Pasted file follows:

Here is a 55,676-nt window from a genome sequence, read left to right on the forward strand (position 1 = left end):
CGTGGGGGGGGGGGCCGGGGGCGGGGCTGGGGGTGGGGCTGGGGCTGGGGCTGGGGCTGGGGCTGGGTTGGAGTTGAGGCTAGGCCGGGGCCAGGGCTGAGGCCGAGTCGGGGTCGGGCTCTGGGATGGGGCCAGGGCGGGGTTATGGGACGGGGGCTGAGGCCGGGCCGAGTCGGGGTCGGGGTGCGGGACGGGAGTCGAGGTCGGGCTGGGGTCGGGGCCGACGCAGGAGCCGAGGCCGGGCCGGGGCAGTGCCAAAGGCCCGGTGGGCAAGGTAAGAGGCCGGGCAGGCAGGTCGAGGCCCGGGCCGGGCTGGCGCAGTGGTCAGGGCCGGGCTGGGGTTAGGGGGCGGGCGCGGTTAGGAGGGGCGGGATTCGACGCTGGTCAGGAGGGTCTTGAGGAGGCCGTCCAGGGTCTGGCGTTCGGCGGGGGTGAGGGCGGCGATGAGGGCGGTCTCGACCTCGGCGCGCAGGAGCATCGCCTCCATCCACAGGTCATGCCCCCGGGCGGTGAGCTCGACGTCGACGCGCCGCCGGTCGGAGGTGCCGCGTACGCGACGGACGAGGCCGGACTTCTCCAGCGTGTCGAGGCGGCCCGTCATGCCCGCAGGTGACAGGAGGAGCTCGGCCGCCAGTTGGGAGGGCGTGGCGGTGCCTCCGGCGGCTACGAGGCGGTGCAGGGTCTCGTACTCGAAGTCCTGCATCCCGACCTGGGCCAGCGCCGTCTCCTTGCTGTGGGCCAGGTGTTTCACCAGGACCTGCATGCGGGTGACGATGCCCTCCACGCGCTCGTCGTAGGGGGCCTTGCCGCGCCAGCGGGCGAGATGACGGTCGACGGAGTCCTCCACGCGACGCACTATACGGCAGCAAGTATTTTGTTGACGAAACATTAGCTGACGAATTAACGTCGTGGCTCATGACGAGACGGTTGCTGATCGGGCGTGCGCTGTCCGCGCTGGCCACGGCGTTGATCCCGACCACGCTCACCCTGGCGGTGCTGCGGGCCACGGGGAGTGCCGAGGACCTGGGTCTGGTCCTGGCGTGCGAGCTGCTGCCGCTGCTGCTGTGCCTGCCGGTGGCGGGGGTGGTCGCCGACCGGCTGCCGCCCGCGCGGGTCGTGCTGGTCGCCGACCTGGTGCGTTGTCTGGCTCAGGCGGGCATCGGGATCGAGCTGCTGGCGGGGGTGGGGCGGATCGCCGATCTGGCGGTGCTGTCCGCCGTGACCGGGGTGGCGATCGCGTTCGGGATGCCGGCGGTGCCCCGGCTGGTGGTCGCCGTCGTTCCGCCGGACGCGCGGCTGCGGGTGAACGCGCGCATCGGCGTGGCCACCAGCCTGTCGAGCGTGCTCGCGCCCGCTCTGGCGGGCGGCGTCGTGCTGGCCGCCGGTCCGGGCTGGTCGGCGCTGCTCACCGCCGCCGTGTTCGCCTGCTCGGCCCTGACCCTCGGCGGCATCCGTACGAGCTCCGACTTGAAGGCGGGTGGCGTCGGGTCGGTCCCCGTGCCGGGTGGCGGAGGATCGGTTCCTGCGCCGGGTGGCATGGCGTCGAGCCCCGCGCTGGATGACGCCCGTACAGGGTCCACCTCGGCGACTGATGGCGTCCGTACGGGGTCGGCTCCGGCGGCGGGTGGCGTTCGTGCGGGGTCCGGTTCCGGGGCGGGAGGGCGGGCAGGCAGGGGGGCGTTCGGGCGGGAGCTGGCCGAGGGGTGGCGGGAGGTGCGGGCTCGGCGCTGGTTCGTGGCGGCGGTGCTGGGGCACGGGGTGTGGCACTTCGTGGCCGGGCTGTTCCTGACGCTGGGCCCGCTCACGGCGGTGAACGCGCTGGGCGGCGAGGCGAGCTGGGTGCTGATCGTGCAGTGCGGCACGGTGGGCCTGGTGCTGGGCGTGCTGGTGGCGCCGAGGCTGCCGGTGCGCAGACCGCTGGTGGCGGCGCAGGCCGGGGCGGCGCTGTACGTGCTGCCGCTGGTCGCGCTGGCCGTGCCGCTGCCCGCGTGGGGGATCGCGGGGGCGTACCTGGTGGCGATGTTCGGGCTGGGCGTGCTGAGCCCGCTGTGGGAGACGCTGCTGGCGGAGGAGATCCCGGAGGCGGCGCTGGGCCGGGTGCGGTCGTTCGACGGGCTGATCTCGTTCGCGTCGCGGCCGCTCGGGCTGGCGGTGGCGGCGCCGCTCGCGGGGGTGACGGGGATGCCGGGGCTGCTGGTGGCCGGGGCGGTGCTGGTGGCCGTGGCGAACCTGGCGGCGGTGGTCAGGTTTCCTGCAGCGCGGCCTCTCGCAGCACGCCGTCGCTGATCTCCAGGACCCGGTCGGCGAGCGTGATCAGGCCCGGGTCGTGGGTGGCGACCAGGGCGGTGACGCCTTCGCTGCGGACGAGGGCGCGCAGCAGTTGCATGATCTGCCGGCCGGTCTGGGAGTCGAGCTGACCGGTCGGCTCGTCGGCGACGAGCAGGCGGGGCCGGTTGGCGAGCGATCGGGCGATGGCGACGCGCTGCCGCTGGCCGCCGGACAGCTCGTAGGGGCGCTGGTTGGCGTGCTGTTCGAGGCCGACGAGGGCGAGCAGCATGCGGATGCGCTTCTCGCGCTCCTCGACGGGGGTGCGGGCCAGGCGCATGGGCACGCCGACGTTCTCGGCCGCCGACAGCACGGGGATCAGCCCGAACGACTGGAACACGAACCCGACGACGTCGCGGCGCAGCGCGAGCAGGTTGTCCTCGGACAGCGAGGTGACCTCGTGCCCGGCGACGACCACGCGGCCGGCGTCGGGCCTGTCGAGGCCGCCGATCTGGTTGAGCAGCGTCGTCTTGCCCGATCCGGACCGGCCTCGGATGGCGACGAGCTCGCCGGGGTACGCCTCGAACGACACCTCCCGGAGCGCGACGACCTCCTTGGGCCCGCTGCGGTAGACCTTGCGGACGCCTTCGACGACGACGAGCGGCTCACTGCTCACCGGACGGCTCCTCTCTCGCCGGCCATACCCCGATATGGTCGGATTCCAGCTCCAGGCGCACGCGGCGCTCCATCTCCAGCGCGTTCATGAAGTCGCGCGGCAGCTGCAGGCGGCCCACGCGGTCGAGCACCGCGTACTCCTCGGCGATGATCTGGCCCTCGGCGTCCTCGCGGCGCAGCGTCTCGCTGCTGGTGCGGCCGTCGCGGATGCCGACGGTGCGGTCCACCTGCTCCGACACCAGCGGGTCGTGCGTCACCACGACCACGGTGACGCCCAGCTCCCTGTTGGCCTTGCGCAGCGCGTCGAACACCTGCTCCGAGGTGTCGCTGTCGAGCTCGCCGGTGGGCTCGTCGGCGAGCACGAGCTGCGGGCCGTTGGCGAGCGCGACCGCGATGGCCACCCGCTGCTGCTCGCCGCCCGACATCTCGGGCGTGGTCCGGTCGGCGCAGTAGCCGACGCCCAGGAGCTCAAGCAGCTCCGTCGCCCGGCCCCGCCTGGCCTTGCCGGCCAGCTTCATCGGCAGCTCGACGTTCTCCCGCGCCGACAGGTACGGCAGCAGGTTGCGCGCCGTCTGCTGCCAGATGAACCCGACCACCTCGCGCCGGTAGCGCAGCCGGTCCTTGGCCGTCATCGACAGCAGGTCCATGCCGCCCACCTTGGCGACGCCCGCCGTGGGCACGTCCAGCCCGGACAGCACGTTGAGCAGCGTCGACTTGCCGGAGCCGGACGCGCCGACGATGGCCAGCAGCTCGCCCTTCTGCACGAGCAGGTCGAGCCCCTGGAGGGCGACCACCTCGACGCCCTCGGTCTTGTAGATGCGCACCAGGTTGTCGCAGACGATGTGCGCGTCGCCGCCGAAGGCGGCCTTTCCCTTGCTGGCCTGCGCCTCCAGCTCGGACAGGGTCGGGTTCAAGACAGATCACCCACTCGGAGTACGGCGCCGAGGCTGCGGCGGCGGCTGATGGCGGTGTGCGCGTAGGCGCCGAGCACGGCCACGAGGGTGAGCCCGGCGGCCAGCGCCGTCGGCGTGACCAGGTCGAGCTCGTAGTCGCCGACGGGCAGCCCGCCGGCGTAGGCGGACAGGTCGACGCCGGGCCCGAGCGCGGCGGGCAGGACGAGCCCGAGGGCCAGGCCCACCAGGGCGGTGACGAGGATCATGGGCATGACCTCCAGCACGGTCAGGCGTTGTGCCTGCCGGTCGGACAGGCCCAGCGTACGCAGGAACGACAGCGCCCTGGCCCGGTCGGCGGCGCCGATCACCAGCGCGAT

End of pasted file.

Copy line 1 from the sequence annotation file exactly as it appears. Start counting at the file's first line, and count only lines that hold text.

Here is a 55,676-nt window from a genome sequence, read left to right on the forward strand (position 1 = left end):